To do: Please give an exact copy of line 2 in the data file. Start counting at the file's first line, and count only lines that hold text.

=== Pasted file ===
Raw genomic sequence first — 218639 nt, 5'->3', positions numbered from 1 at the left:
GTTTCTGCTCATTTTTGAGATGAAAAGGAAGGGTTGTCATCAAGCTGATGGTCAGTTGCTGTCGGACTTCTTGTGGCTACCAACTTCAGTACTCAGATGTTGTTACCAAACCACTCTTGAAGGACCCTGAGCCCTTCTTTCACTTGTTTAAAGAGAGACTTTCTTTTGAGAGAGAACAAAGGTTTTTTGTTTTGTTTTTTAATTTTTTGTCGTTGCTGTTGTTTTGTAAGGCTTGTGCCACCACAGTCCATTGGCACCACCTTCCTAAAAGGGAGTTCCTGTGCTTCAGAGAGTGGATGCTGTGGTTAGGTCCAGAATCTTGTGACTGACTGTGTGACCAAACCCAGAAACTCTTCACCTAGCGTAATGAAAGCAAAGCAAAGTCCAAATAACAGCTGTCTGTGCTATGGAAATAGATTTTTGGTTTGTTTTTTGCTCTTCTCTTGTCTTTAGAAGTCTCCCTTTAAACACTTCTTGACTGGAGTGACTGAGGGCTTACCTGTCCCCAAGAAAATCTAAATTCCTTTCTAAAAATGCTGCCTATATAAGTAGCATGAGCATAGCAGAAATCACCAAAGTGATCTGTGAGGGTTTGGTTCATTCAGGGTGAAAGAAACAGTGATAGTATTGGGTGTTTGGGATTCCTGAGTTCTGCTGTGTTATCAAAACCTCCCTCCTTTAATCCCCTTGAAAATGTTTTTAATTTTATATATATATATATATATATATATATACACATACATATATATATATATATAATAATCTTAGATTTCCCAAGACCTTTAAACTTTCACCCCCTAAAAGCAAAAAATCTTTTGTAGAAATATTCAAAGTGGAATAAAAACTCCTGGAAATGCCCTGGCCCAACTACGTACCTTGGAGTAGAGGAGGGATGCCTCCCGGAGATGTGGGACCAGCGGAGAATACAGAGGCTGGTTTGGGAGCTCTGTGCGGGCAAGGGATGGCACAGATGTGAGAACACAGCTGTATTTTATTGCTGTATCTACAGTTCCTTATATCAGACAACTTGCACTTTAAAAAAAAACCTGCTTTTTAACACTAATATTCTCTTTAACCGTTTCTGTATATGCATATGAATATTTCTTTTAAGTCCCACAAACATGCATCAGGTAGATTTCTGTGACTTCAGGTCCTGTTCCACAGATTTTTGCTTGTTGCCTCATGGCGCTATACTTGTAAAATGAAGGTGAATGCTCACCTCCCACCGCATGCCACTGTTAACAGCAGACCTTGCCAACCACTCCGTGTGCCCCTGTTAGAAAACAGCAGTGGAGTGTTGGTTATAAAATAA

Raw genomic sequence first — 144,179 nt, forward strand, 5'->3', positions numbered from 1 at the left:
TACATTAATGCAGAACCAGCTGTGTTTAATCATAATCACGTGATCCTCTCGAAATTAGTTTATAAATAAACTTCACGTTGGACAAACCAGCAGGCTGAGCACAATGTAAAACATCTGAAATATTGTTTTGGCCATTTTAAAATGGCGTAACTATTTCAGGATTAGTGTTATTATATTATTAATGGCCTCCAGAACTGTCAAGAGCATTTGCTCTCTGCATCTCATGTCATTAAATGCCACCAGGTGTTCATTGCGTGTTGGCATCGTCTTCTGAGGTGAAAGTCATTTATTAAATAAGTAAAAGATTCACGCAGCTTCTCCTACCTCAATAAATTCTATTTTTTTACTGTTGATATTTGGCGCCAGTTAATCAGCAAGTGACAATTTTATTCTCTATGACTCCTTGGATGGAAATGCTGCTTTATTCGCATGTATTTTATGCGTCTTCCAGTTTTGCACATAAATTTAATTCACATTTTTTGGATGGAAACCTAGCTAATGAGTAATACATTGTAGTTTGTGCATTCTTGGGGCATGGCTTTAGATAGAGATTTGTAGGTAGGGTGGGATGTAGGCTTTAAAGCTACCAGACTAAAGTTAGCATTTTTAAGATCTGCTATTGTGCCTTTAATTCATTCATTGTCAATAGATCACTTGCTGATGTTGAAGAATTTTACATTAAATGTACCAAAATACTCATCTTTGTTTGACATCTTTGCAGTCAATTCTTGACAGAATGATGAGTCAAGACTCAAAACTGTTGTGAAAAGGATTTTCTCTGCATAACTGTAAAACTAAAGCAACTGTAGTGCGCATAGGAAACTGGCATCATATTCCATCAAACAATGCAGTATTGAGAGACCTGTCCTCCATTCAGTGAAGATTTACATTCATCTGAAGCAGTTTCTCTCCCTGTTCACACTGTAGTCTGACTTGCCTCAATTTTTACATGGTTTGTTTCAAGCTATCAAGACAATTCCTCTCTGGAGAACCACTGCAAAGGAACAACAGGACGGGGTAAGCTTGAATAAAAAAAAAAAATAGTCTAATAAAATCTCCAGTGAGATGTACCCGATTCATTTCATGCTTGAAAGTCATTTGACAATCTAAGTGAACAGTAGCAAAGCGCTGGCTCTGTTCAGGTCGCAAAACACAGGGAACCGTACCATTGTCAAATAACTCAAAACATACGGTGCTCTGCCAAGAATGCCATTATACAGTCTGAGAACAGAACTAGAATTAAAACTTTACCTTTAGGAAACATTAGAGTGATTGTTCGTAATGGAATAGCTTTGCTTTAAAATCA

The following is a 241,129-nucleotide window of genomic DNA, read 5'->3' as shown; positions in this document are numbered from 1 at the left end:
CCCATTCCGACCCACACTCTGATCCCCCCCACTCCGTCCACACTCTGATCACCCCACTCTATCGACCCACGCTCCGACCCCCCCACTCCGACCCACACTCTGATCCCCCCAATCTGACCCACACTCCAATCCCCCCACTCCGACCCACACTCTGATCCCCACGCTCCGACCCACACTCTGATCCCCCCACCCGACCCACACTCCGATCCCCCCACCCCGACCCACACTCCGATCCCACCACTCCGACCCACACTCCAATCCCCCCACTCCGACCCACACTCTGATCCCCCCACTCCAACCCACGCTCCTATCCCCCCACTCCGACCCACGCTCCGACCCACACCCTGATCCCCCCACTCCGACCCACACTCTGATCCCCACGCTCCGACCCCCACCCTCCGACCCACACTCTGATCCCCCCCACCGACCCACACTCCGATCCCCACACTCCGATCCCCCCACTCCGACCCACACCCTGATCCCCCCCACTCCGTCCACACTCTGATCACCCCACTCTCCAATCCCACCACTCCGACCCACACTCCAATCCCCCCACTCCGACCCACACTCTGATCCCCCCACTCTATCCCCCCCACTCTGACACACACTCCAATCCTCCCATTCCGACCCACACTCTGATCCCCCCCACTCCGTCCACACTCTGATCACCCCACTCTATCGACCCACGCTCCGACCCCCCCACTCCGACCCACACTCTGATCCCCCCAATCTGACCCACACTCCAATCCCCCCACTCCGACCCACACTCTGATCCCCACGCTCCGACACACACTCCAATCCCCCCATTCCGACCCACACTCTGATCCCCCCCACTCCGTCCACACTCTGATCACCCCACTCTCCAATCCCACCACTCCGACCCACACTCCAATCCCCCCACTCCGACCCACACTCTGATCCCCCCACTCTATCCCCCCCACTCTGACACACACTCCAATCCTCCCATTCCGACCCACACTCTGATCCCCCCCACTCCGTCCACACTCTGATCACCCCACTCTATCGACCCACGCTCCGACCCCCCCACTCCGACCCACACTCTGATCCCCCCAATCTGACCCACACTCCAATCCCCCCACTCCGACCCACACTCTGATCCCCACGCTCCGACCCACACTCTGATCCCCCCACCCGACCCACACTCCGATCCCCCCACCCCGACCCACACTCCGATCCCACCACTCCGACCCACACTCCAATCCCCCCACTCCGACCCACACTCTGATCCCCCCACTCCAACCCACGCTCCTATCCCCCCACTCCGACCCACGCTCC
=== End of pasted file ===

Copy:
GTTTCTGCTCATTTTTGAGATGAAAAGGAAGGGTTGTCATCAAGCTGATGGTCAGTTGCTGTCGGACTTCTTGTGGCTACCAACTTCAGTACTCAGATGTTGTTACCAAACCACTCTTGAAGGACCCTGAGCCCTTCTTTCACTTGTTTAAAGAGAGACTTTCTTTTGAGAGAGAACAAAGGTTTTTTGTTTTGTTTTTTAATTTTTTGTCGTTGCTGTTGTTTTGTAAGGCTTGTGCCACCACAGTCCATTGGCACCACCTTCCTAAAAGGGAGTTCCTGTGCTTCAGAGAGTGGATGCTGTGGTTAGGTCCAGAATCTTGTGACTGACTGTGTGACCAAACCCAGAAACTCTTCACCTAGCGTAATGAAAGCAAAGCAAAGTCCAAATAACAGCTGTCTGTGCTATGGAAATAGATTTTTGGTTTGTTTTTTGCTCTTCTCTTGTCTTTAGAAGTCTCCCTTTAAACACTTCTTGACTGGAGTGACTGAGGGCTTACCTGTCCCCAAGAAAATCTAAATTCCTTTCTAAAAATGCTGCCTATATAAGTAGCATGAGCATAGCAGAAATCACCAAAGTGATCTGTGAGGGTTTGGTTCATTCAGGGTGAAAGAAACAGTGATAGTATTGGGTGTTTGGGATTCCTGAGTTCTGCTGTGTTATCAAAACCTCCCTCCTTTAATCCCCTTGAAAATGTTTTTAATTTTATATATATATATATATATATATATATACACATACATATATATATATATATAATAATCTTAGATTTCCCAAGACCTTTAAACTTTCACCCCCTAAAAGCAAAAAATCTTTTGTAGAAATATTCAAAGTGGAATAAAAACTCCTGGAAATGCCCTGGCCCAACTACGTACCTTGGAGTAGAGGAGGGATGCCTCCCGGAGATGTGGGACCAGCGGAGAATACAGAGGCTGGTTTGGGAGCTCTGTGCGGGCAAGGGATGGCACAGATGTGAGAACACAGCTGTATTTTATTGCTGTATCTACAGTTCCTTATATCAGACAACTTGCACTTTAAAAAAAAACCTGCTTTTTAACACTAATATTCTCTTTAACCGTTTCTGTATATGCATATGAATATTTCTTTTAAGTCCCACAAACATGCATCAGGTAGATTTCTGTGACTTCAGGTCCTGTTCCACAGATTTTTGCTTGTTGCCTCATGGCGCTATACTTGTAAAATGAAGGTGAATGCTCACCTCCCACCGCATGCCACTGTTAACAGCAGACCTTGCCAACCACTCCGTGTGCCCCTGTTAGAAAACAGCAGTGGAGTGTTGGTTATAAAATAA